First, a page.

Phew!


Niggly problems when setting up the Blackwidow to talk to home wifi router but, go figure, I wasn’t paying attention. When setting ssid[] and security_passphrase[] arrays one need use you local ssid and passphrase for your router as opposed to the ssid set in the code example AND remember to set “security_type = 3” for WPA2 – obviously had a newbie moment ūüėČ The other curl ball thrown is that the board seems to take a couple minutes to connect to the router (into which does not appear to turn up on any site I have perused). ¬†I thought it had not worked but McAfee piped up (after a few minutes) and warned “192.168.0.112” had connected to network (which was the static IP address I gave the Blackwidow). ¬†Once Blackwidow is connected to router it appears more reactive. Next step to integrate in the Arduino mqtt library. ¬†4 relay shield on order from China ($6) and I have already cracked open the current watering controller to look at swapping out the signals to the new board. ¬†They are only 12volt signals with a common to all watering solenoids – too easy drill sergeant!

POST SCRIPT

Go figure, some work to port MQTT library as it uses Ethernet library (or Wifi library) not compatible in first instance with WiShield library for BlackWidow.  However, I do note deep in the Client class used in the MQTT client we have buffer marshalling for sending on sockets.  Problem is the BlackWidow examples are using UDP.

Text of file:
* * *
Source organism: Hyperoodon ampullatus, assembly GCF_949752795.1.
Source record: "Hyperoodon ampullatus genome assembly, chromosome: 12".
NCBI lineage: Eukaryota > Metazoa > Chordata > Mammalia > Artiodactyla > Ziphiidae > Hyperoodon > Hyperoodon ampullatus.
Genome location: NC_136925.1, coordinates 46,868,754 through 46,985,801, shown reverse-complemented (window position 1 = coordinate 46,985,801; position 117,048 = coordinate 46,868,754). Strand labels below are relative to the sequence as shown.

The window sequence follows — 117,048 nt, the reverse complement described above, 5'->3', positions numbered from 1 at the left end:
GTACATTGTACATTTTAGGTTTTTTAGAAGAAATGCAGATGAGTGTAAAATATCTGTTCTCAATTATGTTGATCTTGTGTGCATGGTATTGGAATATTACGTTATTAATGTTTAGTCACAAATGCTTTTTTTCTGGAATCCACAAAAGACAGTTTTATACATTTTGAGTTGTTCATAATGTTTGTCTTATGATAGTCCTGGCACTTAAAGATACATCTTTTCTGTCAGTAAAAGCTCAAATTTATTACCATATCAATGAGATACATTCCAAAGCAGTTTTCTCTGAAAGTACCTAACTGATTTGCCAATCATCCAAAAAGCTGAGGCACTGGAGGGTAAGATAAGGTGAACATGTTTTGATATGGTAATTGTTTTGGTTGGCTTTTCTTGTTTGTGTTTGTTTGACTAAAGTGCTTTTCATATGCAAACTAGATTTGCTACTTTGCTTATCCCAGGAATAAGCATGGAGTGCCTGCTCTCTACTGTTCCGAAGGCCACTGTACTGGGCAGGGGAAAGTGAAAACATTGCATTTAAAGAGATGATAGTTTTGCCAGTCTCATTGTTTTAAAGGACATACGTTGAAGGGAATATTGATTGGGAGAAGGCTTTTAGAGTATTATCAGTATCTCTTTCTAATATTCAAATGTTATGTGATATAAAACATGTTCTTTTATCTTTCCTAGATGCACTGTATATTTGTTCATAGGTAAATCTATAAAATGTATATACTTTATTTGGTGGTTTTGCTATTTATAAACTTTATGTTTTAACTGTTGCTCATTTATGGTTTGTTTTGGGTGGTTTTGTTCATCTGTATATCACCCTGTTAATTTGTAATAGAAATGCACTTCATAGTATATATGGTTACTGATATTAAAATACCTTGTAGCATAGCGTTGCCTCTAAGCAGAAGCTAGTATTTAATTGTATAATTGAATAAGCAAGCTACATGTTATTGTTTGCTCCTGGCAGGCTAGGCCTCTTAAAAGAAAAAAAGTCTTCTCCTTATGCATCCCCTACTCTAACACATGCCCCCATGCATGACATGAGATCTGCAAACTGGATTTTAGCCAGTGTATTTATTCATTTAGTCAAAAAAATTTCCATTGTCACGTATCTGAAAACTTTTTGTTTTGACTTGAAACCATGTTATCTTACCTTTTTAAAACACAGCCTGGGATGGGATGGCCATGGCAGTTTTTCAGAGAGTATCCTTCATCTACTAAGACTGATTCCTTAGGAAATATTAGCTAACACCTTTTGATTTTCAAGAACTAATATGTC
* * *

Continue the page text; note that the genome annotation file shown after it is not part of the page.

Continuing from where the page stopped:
One interesting discovery however was the way BlackWidow example built the UDP example it was not intuitive but it clicked they are using virtual methods in the library for user to define.  More than that it introduced be to PT_THREADS for Arduino.  A neat way to do limited threads on Arduino.

I may dabble a little with a MQTT port I can simply stick with HTTP or UDP examples (we are only talking about toggling 4 relays after all).  OpenHAB can work with HTTP or UDP (as well as MQTT) so no show stoppers.

PT_THREADS are, however, interesting.

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